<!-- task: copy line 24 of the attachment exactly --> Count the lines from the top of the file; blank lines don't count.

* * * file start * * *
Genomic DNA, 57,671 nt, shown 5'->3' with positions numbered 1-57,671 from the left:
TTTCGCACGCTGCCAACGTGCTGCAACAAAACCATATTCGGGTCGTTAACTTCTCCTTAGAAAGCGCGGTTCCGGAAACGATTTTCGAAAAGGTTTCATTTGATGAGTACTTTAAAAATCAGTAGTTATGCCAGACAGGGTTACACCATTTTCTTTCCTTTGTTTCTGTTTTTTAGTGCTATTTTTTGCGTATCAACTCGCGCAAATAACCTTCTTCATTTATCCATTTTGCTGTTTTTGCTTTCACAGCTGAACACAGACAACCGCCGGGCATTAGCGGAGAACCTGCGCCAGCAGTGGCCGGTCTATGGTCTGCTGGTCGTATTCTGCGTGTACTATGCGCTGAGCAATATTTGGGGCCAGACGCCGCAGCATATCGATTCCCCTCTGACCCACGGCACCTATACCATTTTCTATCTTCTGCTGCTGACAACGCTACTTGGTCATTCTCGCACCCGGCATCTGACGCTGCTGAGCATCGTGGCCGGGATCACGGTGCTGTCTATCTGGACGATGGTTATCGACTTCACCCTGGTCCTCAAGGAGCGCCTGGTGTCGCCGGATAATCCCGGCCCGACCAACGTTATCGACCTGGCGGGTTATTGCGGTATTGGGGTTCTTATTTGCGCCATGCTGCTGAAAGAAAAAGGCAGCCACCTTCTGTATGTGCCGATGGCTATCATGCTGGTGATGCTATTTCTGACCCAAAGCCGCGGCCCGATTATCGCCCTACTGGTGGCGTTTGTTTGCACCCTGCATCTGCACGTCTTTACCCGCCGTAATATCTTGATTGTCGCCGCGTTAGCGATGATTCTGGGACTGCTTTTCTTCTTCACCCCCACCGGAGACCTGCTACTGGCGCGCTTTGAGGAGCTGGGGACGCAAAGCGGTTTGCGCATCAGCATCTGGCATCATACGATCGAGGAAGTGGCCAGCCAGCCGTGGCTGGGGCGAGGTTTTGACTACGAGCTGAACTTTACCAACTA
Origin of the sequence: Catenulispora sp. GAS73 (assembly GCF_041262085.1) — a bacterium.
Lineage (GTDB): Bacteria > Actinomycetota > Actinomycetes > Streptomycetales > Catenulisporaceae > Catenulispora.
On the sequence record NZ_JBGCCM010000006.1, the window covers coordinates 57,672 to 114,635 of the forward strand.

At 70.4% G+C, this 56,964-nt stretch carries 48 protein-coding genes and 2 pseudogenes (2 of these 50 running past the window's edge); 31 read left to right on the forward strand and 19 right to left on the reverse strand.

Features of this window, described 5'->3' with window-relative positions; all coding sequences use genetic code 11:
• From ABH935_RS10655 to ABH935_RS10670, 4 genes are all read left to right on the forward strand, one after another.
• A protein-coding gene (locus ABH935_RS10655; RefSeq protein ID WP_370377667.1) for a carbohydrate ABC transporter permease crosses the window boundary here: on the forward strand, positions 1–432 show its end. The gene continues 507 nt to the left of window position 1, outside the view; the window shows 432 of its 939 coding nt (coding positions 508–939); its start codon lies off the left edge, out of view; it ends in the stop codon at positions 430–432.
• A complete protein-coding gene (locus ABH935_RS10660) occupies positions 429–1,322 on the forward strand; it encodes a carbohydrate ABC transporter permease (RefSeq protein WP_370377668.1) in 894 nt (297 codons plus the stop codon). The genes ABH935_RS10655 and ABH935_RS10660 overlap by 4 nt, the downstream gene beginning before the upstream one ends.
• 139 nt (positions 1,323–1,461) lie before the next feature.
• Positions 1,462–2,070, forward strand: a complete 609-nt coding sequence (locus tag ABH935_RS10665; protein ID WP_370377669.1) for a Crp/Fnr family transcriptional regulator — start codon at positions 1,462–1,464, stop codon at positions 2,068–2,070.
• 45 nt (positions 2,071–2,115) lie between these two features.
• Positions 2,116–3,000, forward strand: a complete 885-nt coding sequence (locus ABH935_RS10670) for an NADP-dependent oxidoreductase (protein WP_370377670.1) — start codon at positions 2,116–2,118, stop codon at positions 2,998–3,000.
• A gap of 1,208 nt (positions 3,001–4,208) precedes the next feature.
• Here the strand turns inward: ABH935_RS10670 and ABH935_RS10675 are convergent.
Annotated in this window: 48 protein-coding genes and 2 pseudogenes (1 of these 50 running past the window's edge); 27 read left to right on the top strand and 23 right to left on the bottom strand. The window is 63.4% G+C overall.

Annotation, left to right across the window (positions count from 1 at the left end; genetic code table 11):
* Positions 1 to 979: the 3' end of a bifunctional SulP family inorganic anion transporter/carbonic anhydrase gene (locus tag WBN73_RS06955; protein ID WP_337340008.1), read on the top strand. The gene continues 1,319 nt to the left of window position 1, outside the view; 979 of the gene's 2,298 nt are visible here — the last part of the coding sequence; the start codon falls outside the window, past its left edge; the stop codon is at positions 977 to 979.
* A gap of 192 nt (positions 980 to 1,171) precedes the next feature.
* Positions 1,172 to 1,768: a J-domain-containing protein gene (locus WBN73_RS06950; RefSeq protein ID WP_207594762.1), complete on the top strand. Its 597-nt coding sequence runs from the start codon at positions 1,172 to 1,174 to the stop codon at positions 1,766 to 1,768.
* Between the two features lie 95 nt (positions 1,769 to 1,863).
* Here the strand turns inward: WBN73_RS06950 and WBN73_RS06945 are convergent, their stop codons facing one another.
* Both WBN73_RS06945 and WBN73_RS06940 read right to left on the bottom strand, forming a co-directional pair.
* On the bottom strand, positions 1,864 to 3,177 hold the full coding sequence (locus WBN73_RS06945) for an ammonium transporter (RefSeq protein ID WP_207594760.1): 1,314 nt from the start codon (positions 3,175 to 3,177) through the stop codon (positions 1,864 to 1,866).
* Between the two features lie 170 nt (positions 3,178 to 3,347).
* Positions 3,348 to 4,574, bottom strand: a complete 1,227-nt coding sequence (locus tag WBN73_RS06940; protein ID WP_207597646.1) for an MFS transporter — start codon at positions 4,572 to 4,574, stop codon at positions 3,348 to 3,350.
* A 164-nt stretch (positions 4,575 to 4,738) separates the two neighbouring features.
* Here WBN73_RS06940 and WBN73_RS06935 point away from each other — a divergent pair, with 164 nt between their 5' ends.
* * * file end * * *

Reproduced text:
* Both WBN73_RS06945 and WBN73_RS06940 read right to left on the bottom strand, forming a co-directional pair.